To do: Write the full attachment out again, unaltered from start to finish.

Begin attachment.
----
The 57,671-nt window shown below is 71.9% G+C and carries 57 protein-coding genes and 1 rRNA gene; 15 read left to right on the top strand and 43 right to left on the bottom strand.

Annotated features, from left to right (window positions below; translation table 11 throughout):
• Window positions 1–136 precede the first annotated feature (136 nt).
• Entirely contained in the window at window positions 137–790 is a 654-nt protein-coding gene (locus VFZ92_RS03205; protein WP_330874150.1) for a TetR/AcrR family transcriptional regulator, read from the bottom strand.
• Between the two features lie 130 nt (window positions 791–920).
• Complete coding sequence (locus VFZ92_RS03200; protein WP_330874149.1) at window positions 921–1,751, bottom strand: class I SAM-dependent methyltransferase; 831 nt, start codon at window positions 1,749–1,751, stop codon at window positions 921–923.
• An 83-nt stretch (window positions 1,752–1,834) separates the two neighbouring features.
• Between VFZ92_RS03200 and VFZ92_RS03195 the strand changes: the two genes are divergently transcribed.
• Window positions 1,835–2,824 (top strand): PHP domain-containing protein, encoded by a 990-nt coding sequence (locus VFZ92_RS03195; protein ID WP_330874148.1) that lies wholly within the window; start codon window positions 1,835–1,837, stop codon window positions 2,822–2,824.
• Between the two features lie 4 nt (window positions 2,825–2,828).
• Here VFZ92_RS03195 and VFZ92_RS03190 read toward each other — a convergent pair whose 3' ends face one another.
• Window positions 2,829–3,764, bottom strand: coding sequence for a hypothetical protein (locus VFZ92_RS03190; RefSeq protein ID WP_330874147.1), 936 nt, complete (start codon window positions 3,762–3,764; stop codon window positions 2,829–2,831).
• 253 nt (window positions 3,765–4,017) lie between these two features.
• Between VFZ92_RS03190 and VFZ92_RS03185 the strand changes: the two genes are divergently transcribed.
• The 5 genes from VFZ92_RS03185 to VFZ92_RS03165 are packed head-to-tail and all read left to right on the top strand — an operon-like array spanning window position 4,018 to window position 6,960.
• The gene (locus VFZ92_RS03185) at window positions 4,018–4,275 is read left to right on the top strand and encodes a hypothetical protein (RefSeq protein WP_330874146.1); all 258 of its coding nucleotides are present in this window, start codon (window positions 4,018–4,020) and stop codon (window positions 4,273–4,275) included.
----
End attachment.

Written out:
The 57,671-nt window shown below is 71.9% G+C and carries 57 protein-coding genes and 1 rRNA gene; 15 read left to right on the top strand and 43 right to left on the bottom strand.

Annotated features, from left to right (window positions below; translation table 11 throughout):
• Window positions 1–136 precede the first annotated feature (136 nt).
• Entirely contained in the window at window positions 137–790 is a 654-nt protein-coding gene (locus VFZ92_RS03205; protein WP_330874150.1) for a TetR/AcrR family transcriptional regulator, read from the bottom strand.
• Between the two features lie 130 nt (window positions 791–920).
• Complete coding sequence (locus VFZ92_RS03200; protein WP_330874149.1) at window positions 921–1,751, bottom strand: class I SAM-dependent methyltransferase; 831 nt, start codon at window positions 1,749–1,751, stop codon at window positions 921–923.
• An 83-nt stretch (window positions 1,752–1,834) separates the two neighbouring features.
• Between VFZ92_RS03200 and VFZ92_RS03195 the strand changes: the two genes are divergently transcribed.
• Window positions 1,835–2,824 (top strand): PHP domain-containing protein, encoded by a 990-nt coding sequence (locus VFZ92_RS03195; protein ID WP_330874148.1) that lies wholly within the window; start codon window positions 1,835–1,837, stop codon window positions 2,822–2,824.
• Between the two features lie 4 nt (window positions 2,825–2,828).
• Here VFZ92_RS03195 and VFZ92_RS03190 read toward each other — a convergent pair whose 3' ends face one another.
• Window positions 2,829–3,764, bottom strand: coding sequence for a hypothetical protein (locus VFZ92_RS03190; RefSeq protein ID WP_330874147.1), 936 nt, complete (start codon window positions 3,762–3,764; stop codon window positions 2,829–2,831).
• 253 nt (window positions 3,765–4,017) lie between these two features.
• Between VFZ92_RS03190 and VFZ92_RS03185 the strand changes: the two genes are divergently transcribed.
• The 5 genes from VFZ92_RS03185 to VFZ92_RS03165 are packed head-to-tail and all read left to right on the top strand — an operon-like array spanning window position 4,018 to window position 6,960.
• The gene (locus VFZ92_RS03185) at window positions 4,018–4,275 is read left to right on the top strand and encodes a hypothetical protein (RefSeq protein WP_330874146.1); all 258 of its coding nucleotides are present in this window, start codon (window positions 4,018–4,020) and stop codon (window positions 4,273–4,275) included.